The concept of normal wear and tear on a rental property can be a bit confusing at times. Since there is no clear-cut definition of what it entails, figuring out what is and isn’t “normal” can sometimes be difficult. Read on to find out everything you need to know.
What Is Wear and Tear?
Normal wear and tear is the reasonable depreciation in quality which can be expected in an inhabited real estate rental property. With daily usage and tenant turnover, the quality of many facilities and fixtures will inevitably degrade over time. All durable items have a useful life, after all, and they won’t be in top condition forever.
It is important, however, to distinguish wear and tear from damage. Damage on a rental property is the result of negligence or misuse of the living space by the tenants. This would include more severe instances of malfunction, such as broken windows, major stains on carpeting, or malfunctioning appliances. In general, any action by the tenant which leads to a reduction in value or usefulness of a fixture would be considered rental property damage. The way that damage should be dealt with is entirely different from wear and tear.
What Is Considered Normal Wear and Tear on a Rental Property?
Normal wear and tear on an investment property may sometimes be difficult to discern. Since there are no clear guidelines, one must often refer to common sense. Paint which is fading or peeling would, of course, be considered wear and tear. This is because the fading of the paint is a consequence of time, rather than negligence from the tenants.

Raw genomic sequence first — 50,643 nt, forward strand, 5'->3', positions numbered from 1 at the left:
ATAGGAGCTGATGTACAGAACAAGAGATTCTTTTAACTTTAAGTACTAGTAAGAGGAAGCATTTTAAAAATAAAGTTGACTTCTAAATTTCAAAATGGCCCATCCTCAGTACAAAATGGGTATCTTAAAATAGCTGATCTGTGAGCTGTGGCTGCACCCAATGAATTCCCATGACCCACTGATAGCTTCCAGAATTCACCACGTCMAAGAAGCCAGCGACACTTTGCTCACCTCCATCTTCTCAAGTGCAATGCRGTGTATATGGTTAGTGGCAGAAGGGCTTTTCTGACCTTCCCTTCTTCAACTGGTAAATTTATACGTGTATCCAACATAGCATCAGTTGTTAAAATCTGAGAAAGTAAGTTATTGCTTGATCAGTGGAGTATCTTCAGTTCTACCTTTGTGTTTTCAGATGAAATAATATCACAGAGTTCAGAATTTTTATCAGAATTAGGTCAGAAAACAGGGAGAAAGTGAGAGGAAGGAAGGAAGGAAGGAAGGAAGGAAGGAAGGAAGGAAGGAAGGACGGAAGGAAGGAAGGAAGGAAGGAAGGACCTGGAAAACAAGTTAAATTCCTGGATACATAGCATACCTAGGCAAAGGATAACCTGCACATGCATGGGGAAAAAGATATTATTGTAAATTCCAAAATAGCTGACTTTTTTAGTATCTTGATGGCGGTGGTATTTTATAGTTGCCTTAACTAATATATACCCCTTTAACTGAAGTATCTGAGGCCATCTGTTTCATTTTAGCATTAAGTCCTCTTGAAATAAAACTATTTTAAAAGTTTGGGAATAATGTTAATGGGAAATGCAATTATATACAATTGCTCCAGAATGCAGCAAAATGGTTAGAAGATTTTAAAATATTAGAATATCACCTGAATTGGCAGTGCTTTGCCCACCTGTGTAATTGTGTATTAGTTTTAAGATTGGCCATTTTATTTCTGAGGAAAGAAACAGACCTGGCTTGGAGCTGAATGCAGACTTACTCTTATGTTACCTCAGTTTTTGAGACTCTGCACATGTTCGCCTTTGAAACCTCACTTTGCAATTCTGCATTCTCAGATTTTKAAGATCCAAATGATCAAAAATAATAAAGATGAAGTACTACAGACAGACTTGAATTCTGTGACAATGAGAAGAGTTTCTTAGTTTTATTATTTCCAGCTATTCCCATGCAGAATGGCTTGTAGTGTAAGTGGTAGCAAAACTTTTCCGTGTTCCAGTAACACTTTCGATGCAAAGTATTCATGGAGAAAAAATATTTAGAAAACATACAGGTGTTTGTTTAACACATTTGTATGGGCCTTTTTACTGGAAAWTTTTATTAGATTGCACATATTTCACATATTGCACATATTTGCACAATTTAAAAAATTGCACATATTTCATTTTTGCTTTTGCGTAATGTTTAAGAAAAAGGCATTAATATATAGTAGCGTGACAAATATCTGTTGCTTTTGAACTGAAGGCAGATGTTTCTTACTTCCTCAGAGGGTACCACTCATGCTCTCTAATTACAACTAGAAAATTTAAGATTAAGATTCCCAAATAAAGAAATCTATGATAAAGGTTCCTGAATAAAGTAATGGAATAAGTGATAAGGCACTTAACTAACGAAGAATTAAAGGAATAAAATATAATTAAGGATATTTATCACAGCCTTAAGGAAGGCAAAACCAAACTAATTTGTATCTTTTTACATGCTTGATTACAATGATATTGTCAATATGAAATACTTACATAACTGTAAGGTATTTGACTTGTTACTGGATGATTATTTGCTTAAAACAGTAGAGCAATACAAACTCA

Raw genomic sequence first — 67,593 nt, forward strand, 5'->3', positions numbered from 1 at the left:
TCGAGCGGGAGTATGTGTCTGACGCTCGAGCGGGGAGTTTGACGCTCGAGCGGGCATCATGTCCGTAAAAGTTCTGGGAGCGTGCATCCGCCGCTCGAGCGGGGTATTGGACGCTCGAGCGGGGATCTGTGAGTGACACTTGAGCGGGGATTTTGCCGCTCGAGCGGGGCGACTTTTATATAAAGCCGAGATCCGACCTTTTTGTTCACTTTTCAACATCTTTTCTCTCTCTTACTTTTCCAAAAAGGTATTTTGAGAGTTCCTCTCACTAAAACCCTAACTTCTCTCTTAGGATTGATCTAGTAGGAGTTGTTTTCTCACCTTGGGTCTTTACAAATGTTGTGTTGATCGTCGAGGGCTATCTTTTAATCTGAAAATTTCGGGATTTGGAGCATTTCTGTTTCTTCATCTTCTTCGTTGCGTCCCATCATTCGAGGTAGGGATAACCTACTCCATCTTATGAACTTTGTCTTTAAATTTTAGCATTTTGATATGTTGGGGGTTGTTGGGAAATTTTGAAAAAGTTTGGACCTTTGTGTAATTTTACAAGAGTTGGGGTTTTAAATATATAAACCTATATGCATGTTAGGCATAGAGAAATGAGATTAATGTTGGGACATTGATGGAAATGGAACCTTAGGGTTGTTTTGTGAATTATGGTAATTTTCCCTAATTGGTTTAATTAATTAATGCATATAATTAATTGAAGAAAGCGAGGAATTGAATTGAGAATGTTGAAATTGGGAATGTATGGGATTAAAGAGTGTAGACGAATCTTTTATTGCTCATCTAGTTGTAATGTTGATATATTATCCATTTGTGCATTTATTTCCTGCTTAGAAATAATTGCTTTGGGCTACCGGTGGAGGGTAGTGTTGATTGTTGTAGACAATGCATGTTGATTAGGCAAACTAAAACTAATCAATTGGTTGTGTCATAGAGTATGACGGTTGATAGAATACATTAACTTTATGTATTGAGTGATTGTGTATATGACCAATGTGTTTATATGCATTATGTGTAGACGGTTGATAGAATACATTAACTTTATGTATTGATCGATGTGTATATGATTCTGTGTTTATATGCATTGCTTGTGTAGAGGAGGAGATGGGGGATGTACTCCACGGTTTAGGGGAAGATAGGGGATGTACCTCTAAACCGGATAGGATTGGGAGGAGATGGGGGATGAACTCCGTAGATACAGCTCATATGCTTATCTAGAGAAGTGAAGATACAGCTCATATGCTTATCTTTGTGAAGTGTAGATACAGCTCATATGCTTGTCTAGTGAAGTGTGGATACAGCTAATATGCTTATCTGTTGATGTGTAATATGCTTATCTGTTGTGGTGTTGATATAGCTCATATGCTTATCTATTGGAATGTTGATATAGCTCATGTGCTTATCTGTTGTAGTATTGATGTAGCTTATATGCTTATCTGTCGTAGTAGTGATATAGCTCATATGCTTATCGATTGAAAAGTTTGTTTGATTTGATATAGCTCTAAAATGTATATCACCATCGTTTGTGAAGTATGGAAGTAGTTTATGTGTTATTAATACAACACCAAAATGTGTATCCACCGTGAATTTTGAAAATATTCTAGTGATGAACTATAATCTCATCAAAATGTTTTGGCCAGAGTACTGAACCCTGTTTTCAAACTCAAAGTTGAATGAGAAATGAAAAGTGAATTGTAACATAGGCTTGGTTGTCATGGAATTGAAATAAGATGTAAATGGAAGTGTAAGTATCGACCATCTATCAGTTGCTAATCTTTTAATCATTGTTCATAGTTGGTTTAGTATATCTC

Another example would be the dulling of hardwood floors. This would be a function of sun damage over the course of several years, rather than misuse. Discoloration of tiles would also be considered wear and tear since this inevitably happens with daily use over the course of years.
Most of the time, normal wear and tear on a rental property should be evaluated on a case-by-case basis. If there is no misuse or negligence by the tenants, then the deterioration in quality is simply wear and tear.
What Can You Do About Normal Wear and Tear?
In almost all cases, it is the responsibility of the property owner to cover the costs of regular maintenance. As rental property ages, reductions in quality are inevitable. In order to stay competitive and ensure that renters would be interested in your property, regular maintenance is critical.
When calculating your cash flow, it is, therefore, crucial that landlords and property owners budget for maintenance work on a regular basis. One of the most common ways landlords budget for this is to set aside 2%-3% of the property value for annual rental property maintenance. Therefore, if your investment property is valued at 300,000 USD, it would be wise to set aside around 6,000 – 9,000 USD annually for repairs.
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This repair budget, however, should be specific to wear and tear, rather than damage. This would go towards things like a leaking roof, upgrading insulation, or other items within the realm of landlord responsibilities. Damage, on the other hand, should be dealt with differently.
Related: How to Budget for Big Repairs to Your Rental Property